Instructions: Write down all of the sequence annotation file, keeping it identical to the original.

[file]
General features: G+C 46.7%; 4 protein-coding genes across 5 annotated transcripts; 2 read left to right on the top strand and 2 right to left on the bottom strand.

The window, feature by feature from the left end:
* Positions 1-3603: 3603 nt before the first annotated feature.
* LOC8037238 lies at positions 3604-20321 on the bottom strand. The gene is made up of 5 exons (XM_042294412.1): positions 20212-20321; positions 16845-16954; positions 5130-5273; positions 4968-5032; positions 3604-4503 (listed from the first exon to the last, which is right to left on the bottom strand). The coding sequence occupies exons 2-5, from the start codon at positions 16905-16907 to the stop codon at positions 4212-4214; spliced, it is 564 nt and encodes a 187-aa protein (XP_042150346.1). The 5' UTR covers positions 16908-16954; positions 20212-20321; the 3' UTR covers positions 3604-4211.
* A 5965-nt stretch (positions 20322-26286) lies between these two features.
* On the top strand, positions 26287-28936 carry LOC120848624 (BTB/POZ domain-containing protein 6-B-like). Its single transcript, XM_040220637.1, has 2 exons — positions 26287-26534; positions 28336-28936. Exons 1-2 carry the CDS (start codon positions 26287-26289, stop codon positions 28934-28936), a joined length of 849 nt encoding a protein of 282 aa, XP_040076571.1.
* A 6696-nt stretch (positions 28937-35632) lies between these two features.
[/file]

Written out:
General features: G+C 46.7%; 4 protein-coding genes across 5 annotated transcripts; 2 read left to right on the top strand and 2 right to left on the bottom strand.

The window, feature by feature from the left end:
* Positions 1-3603: 3603 nt before the first annotated feature.
* LOC8037238 lies at positions 3604-20321 on the bottom strand. The gene is made up of 5 exons (XM_042294412.1): positions 20212-20321; positions 16845-16954; positions 5130-5273; positions 4968-5032; positions 3604-4503 (listed from the first exon to the last, which is right to left on the bottom strand). The coding sequence occupies exons 2-5, from the start codon at positions 16905-16907 to the stop codon at positions 4212-4214; spliced, it is 564 nt and encodes a 187-aa protein (XP_042150346.1). The 5' UTR covers positions 16908-16954; positions 20212-20321; the 3' UTR covers positions 3604-4211.
* A 5965-nt stretch (positions 20322-26286) lies between these two features.
* On the top strand, positions 26287-28936 carry LOC120848624 (BTB/POZ domain-containing protein 6-B-like). Its single transcript, XM_040220637.1, has 2 exons — positions 26287-26534; positions 28336-28936. Exons 1-2 carry the CDS (start codon positions 26287-26289, stop codon positions 28934-28936), a joined length of 849 nt encoding a protein of 282 aa, XP_040076571.1.
* A 6696-nt stretch (positions 28937-35632) lies between these two features.